[Show abstract][Hide abstract] ABSTRACT: Considerable variation in intravenous 5-fluorouracil (5-FU) metabolism can occur due to the wide range of dihydropyrimidine dehydrogenase (DPD) enzyme activity, which can affect both tolerability and efficacy. The oral fluoropyrimidine tegafur-uracil (UFT) is an effective, well-tolerated and convenient alternative to intravenous 5-FU. We undertook this study in patients with locally advanced rectal cancer to evaluate the efficacy and tolerability of UFT with leucovorin (LV) and preoperative radiotherapy and to evaluate the utility and limitations of multicenter staging using pre- and post-chemoradiotherapy ultrasound. We also performed a validated pretherapy assessment of DPD activity and assessed its potential influence on the tolerability of UFT treatment.
This phase II study assessed preoperative UFT with LV and radiotherapy in 85 patients with locally advanced T3 rectal cancer. Patients with potentially resectable tumors received UFT (300 mg/m/2/day), LV (75 mg/day), and pelvic radiotherapy (1.8 Gy/day, 45 Gy total) 5 days/week for 5 weeks then surgery 4-6 weeks later. The primary endpoints included tumor downstaging and the pathologic complete response (pCR) rate.
Most adverse events were mild to moderate in nature. Preoperative grade 3/4 adverse events included diarrhea (n = 18, 21%) and nausea/vomiting (n = 5, 6%). Two patients heterozygous for dihydropyrimidine dehydrogenase gene (DPYD) experienced early grade 4 neutropenia (variant IVS14+1G > A) and diarrhea (variant 2846A > T). Pretreatment ultrasound TNM staging was compared with postchemoradiotherapy pathology TN staging and a significant shift towards earlier TNM stages was observed (p < 0.001). The overall downstaging rate was 42% for primary tumors and 44% for lymph nodes. The pCR rate was 8%. The sensitivity and specificity of ultrasound for staging was poor. Anal sphincter function was preserved in 55 patients (65%). Overall and recurrence-free survival at 3 years was 86.1% and 66.7%, respectively. Adjuvant chemotherapy was administered to 36 node-positive patients (mean duration 118 days).
Preoperative chemoradiotherapy using UFT with LV plus radiotherapy was well tolerated and effective and represents a convenient alternative to 5-FU-based chemoradiotherapy for the treatment of resectable rectal cancer. Pretreatment detection of DPD deficiency should be performed to avoid severe adverse events.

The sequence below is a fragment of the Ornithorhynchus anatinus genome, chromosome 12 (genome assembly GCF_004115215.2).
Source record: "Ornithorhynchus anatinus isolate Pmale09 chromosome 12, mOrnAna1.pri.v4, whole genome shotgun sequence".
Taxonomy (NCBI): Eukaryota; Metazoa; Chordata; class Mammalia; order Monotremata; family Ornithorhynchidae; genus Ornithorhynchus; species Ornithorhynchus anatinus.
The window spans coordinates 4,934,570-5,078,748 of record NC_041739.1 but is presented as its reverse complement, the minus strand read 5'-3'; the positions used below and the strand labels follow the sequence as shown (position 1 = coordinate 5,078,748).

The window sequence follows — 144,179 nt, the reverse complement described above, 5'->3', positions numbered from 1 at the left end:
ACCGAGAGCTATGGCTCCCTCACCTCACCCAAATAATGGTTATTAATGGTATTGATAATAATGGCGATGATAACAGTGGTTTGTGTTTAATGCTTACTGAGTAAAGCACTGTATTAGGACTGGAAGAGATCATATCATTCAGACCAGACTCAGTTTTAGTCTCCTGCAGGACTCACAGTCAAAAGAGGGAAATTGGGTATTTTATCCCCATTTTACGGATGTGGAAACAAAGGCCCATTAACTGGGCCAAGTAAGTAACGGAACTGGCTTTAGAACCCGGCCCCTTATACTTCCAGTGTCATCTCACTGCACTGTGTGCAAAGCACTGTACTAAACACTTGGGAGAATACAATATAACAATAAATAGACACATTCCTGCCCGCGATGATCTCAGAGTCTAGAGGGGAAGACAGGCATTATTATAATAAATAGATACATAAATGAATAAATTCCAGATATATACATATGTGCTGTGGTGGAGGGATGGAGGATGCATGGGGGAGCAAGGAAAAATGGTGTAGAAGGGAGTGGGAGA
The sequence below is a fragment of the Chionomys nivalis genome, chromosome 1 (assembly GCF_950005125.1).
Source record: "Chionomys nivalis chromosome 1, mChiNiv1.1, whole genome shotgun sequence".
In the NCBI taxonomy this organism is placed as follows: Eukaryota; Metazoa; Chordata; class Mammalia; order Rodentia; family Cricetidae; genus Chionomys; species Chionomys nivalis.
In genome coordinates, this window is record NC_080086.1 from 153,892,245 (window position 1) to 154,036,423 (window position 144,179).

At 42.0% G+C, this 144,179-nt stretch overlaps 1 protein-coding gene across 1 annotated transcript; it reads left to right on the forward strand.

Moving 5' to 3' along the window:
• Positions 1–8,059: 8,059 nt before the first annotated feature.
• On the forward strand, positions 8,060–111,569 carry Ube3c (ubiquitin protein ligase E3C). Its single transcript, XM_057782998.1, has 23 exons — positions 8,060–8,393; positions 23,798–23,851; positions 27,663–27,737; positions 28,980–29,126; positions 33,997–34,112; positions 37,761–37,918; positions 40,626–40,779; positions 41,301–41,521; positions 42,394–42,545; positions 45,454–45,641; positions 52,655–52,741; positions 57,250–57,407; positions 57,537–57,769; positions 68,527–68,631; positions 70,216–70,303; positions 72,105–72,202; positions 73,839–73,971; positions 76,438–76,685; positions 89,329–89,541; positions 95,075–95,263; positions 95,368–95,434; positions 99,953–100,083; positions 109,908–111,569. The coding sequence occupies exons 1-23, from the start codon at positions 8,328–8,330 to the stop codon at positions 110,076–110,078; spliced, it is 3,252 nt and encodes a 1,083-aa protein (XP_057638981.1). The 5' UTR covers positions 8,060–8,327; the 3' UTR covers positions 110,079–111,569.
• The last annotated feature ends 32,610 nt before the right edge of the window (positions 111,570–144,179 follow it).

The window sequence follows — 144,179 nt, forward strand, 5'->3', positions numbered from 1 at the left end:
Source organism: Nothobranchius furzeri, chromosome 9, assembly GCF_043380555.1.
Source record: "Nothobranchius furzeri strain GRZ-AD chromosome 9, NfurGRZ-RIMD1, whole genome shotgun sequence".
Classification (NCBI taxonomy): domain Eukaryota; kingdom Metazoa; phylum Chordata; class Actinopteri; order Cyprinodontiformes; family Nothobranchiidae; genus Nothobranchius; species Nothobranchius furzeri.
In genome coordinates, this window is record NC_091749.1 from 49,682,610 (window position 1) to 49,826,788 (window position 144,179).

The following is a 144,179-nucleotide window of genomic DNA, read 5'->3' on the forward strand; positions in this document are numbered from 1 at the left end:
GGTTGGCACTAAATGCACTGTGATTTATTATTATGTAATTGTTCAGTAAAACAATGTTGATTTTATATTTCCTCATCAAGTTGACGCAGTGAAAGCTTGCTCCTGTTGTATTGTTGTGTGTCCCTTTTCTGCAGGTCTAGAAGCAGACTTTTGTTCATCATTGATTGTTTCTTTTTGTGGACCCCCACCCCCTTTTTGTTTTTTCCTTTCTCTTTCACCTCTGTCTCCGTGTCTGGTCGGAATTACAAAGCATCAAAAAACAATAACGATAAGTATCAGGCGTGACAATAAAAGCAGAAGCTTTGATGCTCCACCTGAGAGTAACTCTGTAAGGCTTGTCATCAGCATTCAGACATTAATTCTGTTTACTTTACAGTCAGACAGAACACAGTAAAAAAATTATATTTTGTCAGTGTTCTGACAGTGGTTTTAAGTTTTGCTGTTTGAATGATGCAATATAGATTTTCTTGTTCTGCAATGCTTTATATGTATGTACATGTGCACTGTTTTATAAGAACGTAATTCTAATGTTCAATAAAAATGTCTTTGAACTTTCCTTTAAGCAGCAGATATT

BMC Cancer 03/2011; 11(1):98. DOI:10.1186/1471-2407-11-98 · 3.36 Impact Factor
"Late effects on surrounding tissue were graded according to the subjective, objective and management portions of the LENT-SOMA scales, as proposed by the EORTC and RTOG Late Effects Working Group in 1995.14,20,21 Four LENT-SOMA scales were used: muscle/soft tissue, peripheral nerves, skin/subcutaneous tissue and vessels.22 "
[Show abstract][Hide abstract] ABSTRACT: With the combined treatment procedure of isolated limb perfusion (ILP), delayed surgical resection and external beam radiotherapy (EBRT) for locally advanced soft tissue sarcomas (STS) of the extremities, limb salvage rates of more than 80% can be achieved. However, long-term damage to the healthy surrounding tissue cannot be prevented. We studied the late effects on the normal tissue using the LENT-SOMA scoring system.
A total of 32 patients-median age 47 (range 14-71) years-were treated for a locally advanced STS with ILP, surgical resection and often adjuvant 60-70 Gy EBRT. After a median follow-up of 88 (range 17-159) months, the patients were scored, using the LENT-SOMA scales, for the following late tissue damage: muscle/soft tissue, peripheral nerves, skin/subcutaneous tissue and vessels.
According to the individual SOM parameters of the LENT-SOMA scales, 20 patients (63%) scored grade-3 toxicity on one or more separate items, reflecting severe symptoms with a negative impact on daily activities. Of these patients, 3 (9%) even scored grade-4 toxicity on some of the parameters, denoting irreversible functional damage necessitating major therapeutic intervention.
In evaluating long-term morbidity after a combined treatment procedure for STS of the extremity, using modified LENT-SOMA scores, two-thirds of patients were found to have experienced serious late toxic effects.